Distribution: Peaceful bettas come from Southeast Asia, including the Malay peninsula, the island of Phuket off southern Thailand, northeastern Sumatra and western Borneo.
Size: Peaceful bettas can measure up to 2in (5cm).
Form: Male peaceful bettas have a blackish or blue body coloration overall, with a greenish sheen like verdigris over the gill covers. The caudal fin has a deep red crescent-shaped marking on it, which is especially prominent when these bettas are in breeding condition, with an outer black band. The body coloration of female peaceful bettas is brown, acquiring a lighter, more yellowish cross-banding when they are in breeding condition. This fish species’ fins are smaller in overall size and, although marked with blue and red, are less colorful. The depth of coloration also varies according to the population concerned.
Diet: Peaceful bettas eat prepared foods such as flake, plus live foods.
Natural habitat and behavior: Usually occurring in shallow areas of water, peaceful bettas are sometimes encountered in rice paddies, as well as ditches and ponds. These bettas are found in association with aquatic vegetation, where they can conceal themselves from potential predators, even where the water level is low. Peaceful bettas are a bubblenesting fish species, with courtship being much more gentle than in other members of this group. Spawning typically takes two hours, with the female betta remaining virtually motionless for part of this time, allowing the male betta to collect the eggs, numbering up to 15, once he breaks free from her. The female peaceful betta may help to gather them as well, spitting them out to her mate close to the nest.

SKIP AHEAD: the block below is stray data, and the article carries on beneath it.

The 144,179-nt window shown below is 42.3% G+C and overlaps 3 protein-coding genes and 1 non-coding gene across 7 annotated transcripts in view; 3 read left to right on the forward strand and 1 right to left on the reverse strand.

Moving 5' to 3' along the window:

Aquarium conditions: As its name suggests, this fish species is peaceful by nature, and so it is possible to house several pairs of peaceful bettas together in the same aquarium, although it is likely to be hazardous to introduce another male betta into an established group. Some disputes may occur close to a bubblenest created by a male peaceful betta but these territorial arguments do not result in serious fighting. Rearing requirements of the young are similar to those of other bubblenesting bettas.
Excerpt from Bettas and Gouramis, part of the Fish Keeping Made Easy Series, with permission from its publisher BowTie Press. Purchase Bettas and Gouramis here.